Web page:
Ivan Eland: Less scrupulous Republicans, such as McCain and Graham, should realize that their line of attack on Benghazi is not strong–Americans don’t usually vote on foreign policy unless a huge catastrophe has occurred.
Ted Vaill: Republican hotheads are trying to goad President Obama into a foreign policy mistake, which they can use to their advantage in the 2014 and 2016 elections. Ignore them.
Brent Budowsky: Issa should cut out the public relations, cancel any further show-horse hearings, prepare an intelligent and bipartisan report, and stop wasting taxpayer money on these one-party spectacles.
Michael Haas: Pundits pushed UN Ambassador Susan Rice for Secretary of State to the point of her withdrawal even before nomination. Now they are pushing for Senator John Kerry. Yet they have completely missed Bill Richardson, by far the best qualified Democrat for Secretary of State.
Jon Rainwater: The next few years offer the potential to transform American foreign policy — if a war weary and economically hurting American public gets active
Anthony Samad: President Obama has a lot to look forward to when he presses forward with the Rice appointment. They’re pulling out the whole playbook now.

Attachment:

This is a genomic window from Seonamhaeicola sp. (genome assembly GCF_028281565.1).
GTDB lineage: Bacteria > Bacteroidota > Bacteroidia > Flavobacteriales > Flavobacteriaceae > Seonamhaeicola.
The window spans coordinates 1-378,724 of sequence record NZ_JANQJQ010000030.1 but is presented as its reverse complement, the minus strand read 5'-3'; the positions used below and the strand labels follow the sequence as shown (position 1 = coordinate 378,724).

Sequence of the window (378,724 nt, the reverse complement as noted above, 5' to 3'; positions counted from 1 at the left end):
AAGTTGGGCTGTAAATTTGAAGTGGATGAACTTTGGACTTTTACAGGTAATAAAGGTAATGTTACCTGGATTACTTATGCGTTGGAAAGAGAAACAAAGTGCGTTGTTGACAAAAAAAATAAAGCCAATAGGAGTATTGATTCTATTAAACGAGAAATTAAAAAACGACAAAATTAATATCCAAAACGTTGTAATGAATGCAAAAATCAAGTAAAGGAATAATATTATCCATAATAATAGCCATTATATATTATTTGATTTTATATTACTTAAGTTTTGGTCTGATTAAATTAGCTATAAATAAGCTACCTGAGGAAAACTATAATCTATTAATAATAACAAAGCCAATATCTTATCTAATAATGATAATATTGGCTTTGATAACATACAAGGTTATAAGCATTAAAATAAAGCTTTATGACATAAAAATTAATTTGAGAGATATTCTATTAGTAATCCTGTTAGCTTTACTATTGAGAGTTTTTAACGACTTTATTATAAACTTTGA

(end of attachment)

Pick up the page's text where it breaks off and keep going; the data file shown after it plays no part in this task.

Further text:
Carl Bloice: Calderon reportedly pointed to the fact that discussions on Cuba and drug policy were even held, saying it marked a “radical and unthinkable” departure from previous summits.
Gareth Porter: It is time for the United States to shed its shallow propagandistic view of Iranian strategy, and accept the necessity for real bargaining with Iran on fundamental issues.
Vijay Prashad: In this way, the Gulf Arab royals are truly kin to American power, which is also allergic to genuine democracy, much preferring the fig leaf (or not, as in the case of the Gulf Arab royals).
Ivan Eland: I noted that if the United States continues to provide other nations’ security, they have no incentive to provide their own. After all, if someone offered to pay your mortgage, why would you pay it?
Jim Rhodes: Before I departed the United States last August, I read an official American government report on ‘religious persecution’ in Vietnam. This event and that report did not add up.
As we lament the horrors in the Gaza Strip, currently playing out on our televisions, we might be well served to reflect on 50 years of Castro’s regime in Cuba, and what lessons and opportunities our history of opposition to the Cuban revolution might hold for the incoming Obama administration.